When is “good” good enough? Our control is measured by our A1C results, at least from the medical professionals, and through their conditioning that number is often times how we measure ourselves.
My A1C’s are terrible, and they have been forever. I was once able to get one down to 7.5, that was in February of 1999. My highest since I’ve started keeping track was a 10.1 in January of 2004. Since that high reading it has been high 8.x’s and low 9.x’s.
Some people would be embarrassed to admit to numbers like that. What comes to mind is Kassie’s post about conversations around those numbers.
I’ve gone into my personal struggles and how it’s a highly mental game for me. In other words, I feel I have the tools I need, and understand how they work, but struggle with the daily application of those tools, discipline and motivation.
My first goal is to get my A1C’s down below the 9’s. Once I’ve achieved that I would imagine that I would work to get down under the 8’s and into the 7’s. Many people are able to get below the 7’s and into the 6’s. The elite are able to break the threshold of the 6’s and be in the 5’s. An A1C in the 5’s is pretty damn near what a non-diabetic person would test.
I would be happy with anything lower than where I am now, but knowing that there is room for improvement may eventually get under my skin.
I fight with my weight almost the same way. There’s always these “thresholds” that I’m trying to break through. They usually fall on the 10 spot. It’s as if there is a bigger deal about going from 265 to 263 vs. 260 to 258. A pound off is a pound off – why does it make me feel better about cracking through the 10 mark??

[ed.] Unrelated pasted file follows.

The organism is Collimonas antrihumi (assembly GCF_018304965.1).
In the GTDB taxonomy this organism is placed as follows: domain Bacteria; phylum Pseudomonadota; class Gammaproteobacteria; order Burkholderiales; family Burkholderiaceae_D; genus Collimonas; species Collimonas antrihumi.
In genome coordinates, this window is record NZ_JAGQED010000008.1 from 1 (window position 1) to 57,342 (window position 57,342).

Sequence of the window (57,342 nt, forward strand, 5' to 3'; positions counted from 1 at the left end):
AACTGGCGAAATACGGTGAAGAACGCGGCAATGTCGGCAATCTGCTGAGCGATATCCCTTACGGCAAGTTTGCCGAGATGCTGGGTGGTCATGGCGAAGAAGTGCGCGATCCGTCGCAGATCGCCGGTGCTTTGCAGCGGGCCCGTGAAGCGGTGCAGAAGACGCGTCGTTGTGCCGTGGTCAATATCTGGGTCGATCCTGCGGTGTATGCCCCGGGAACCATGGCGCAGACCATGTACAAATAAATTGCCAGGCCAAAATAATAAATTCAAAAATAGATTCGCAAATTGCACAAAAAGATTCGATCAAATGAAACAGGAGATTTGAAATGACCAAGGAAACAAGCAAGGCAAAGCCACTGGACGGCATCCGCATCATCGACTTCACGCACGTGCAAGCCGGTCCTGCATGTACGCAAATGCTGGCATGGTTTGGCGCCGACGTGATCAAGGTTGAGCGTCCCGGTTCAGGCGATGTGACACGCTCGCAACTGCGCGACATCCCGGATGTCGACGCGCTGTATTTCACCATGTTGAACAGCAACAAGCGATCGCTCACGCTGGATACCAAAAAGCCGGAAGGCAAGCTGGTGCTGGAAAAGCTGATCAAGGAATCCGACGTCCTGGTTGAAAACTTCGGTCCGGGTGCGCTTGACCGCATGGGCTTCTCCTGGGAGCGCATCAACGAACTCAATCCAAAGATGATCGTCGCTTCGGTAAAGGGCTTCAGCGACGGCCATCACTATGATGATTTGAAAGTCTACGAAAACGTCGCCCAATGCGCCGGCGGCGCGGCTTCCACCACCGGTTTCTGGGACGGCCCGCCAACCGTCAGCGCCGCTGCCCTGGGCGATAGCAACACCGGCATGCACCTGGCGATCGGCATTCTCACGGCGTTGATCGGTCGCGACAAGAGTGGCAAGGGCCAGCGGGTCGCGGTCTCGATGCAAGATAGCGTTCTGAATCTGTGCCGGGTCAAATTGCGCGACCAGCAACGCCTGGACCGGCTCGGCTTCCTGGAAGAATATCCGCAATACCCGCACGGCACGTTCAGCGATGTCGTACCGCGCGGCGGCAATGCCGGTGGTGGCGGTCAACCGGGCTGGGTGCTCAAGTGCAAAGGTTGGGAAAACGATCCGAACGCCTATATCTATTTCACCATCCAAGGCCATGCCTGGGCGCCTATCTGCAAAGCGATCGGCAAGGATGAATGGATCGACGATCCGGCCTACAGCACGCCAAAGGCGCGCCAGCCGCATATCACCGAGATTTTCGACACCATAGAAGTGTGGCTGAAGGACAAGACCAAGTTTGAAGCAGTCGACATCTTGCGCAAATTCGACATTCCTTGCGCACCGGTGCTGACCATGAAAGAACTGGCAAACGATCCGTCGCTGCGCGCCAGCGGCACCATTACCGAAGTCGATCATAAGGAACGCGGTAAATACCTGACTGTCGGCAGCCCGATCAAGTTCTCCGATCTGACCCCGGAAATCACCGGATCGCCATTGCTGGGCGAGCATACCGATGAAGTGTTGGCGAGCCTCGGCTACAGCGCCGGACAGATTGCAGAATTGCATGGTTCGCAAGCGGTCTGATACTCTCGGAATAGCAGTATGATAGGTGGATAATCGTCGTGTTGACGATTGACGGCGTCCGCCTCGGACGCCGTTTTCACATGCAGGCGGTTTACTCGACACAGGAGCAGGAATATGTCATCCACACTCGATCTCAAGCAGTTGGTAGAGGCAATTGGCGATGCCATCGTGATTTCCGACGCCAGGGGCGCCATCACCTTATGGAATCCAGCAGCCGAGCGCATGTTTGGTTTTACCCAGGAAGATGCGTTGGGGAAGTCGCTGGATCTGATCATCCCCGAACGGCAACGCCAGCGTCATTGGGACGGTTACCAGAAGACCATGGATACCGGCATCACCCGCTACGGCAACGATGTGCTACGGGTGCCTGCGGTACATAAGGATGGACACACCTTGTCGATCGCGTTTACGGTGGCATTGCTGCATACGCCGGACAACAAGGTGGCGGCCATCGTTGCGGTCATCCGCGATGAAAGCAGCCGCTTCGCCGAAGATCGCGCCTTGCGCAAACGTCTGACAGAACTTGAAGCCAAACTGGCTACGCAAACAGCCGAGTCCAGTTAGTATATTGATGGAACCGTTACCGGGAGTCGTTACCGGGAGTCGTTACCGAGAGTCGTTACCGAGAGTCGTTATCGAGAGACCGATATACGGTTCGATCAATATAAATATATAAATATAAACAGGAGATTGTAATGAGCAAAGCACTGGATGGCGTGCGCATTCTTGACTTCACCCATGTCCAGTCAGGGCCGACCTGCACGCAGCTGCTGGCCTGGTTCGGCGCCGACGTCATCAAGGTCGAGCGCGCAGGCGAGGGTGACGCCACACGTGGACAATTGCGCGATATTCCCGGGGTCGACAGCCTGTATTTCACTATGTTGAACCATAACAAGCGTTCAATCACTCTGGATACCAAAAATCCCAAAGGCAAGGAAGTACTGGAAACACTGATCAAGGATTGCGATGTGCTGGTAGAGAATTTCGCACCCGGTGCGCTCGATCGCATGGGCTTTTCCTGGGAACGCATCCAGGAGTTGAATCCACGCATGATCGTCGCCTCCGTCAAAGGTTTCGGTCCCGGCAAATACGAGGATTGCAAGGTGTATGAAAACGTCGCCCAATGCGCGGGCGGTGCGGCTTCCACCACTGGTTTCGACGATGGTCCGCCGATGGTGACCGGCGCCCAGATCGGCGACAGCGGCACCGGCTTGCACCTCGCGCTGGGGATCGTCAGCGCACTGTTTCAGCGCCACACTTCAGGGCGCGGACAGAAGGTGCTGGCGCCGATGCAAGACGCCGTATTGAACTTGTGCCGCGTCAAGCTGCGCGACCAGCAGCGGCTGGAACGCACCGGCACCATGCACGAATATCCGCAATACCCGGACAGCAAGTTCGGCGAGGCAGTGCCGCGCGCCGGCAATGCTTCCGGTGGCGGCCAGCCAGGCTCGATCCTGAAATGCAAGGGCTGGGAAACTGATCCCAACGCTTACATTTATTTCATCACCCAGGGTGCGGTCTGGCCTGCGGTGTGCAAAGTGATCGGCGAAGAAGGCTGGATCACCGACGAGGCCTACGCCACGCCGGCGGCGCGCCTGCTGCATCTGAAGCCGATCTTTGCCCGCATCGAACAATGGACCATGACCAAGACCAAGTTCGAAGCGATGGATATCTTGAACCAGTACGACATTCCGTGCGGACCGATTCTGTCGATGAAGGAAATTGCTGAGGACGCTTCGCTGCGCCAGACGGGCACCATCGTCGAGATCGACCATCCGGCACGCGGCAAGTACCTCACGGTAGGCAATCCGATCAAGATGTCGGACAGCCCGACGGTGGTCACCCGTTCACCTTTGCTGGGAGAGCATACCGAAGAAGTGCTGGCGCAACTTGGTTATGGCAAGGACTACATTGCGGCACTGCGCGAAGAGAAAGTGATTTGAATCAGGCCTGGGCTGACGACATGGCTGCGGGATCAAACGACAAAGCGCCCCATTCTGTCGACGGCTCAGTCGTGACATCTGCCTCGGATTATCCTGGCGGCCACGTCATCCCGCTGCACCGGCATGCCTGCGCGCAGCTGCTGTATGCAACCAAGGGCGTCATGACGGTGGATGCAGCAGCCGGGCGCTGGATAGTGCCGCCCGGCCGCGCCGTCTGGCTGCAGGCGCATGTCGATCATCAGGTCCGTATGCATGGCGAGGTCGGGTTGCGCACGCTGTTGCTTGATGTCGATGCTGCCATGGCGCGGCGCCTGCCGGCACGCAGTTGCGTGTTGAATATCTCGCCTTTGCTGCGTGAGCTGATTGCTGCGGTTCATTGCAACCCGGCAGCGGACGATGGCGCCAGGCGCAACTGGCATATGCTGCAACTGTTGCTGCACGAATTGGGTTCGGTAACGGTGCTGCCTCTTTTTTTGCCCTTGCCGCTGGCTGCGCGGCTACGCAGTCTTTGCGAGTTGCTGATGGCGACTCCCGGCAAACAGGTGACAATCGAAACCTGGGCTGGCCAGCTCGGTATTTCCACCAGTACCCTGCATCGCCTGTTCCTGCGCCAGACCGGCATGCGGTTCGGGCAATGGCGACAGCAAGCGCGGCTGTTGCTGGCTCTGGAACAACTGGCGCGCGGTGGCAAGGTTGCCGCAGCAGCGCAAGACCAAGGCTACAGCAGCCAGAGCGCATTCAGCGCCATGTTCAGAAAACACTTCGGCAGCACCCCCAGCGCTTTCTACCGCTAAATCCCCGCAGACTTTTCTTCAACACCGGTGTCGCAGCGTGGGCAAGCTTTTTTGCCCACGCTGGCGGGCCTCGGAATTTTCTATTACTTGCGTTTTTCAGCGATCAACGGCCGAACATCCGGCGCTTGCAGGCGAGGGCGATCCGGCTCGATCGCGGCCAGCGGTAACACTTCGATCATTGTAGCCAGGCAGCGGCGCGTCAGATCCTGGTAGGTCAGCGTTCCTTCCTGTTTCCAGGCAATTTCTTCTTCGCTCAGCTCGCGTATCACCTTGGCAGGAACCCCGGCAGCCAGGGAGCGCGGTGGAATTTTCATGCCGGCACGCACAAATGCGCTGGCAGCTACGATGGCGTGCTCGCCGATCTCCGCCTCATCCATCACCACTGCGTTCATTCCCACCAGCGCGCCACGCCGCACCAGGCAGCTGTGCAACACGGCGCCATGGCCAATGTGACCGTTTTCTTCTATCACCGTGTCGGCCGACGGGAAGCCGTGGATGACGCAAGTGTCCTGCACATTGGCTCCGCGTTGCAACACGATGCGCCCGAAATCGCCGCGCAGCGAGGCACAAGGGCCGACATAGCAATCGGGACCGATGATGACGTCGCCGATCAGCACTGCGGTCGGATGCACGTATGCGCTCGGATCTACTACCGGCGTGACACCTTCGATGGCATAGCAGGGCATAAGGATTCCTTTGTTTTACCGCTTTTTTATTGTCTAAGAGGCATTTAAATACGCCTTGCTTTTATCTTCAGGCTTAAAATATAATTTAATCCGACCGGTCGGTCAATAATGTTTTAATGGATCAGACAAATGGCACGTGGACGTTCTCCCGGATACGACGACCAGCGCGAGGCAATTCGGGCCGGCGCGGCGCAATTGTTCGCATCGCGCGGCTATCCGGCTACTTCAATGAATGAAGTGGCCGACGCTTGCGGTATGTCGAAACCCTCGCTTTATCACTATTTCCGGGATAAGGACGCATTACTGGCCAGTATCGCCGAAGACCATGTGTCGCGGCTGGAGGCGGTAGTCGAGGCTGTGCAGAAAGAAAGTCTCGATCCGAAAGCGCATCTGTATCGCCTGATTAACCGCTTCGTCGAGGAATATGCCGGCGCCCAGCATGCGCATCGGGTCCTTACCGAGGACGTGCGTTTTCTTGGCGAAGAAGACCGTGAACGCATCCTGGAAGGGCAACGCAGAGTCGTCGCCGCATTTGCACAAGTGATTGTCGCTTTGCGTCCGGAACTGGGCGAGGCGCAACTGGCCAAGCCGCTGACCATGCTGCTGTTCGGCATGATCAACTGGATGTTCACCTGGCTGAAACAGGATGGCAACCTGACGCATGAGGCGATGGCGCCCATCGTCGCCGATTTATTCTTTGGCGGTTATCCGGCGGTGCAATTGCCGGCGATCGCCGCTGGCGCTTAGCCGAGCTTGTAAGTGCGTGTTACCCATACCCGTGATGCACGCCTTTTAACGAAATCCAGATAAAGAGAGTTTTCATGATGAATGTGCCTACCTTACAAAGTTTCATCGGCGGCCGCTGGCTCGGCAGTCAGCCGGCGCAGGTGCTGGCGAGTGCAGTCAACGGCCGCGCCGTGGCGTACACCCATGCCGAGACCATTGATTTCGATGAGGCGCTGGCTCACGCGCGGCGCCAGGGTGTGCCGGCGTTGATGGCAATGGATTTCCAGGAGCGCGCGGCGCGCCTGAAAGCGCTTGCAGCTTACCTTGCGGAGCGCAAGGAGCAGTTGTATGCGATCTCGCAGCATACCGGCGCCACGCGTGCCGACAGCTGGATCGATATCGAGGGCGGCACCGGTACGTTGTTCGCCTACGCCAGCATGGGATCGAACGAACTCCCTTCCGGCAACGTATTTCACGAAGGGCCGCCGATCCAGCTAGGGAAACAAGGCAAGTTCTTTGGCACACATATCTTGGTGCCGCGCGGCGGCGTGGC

For the record I found out that there are two types of perfectionist. Normal perfectionism and Neurotic perfectionism.
As defined at http://mentalhelp.net/psyhelp/chap6/chap6p.htm:
(standard internet disclaimer applies here – never ever take anything you read on the internet as 100% verified accurate or true)
Normal perfectionism involves the desire to excel and take pleasure from putting in extraordinary efforts without feeling compelled to be perfect. It is setting high personal standards while accepting one’s personal limitations, so one feels good about a job well done.
Neurotic perfectionism involves excessively demanding standards that often cause the actor to feel stressed, unhappy and personally critical. Sometimes perfectionists are actually less effective because they fret about mistakes, worry about slow progress, and try too hard to impress others.
I am definitely more along the Neurotic side of that, but only (mostly) in regards to my diabetes. And yes, I do routinely visit with a counselor.
I will at some point come to a place where I’m happy with my numbers, both weight and A1C’s. I do believe that they are related – in that my discipline struggles are particularly with eating too much too often, so when I manage to conquer that, both my blood sugars and weight will come to a natural balance.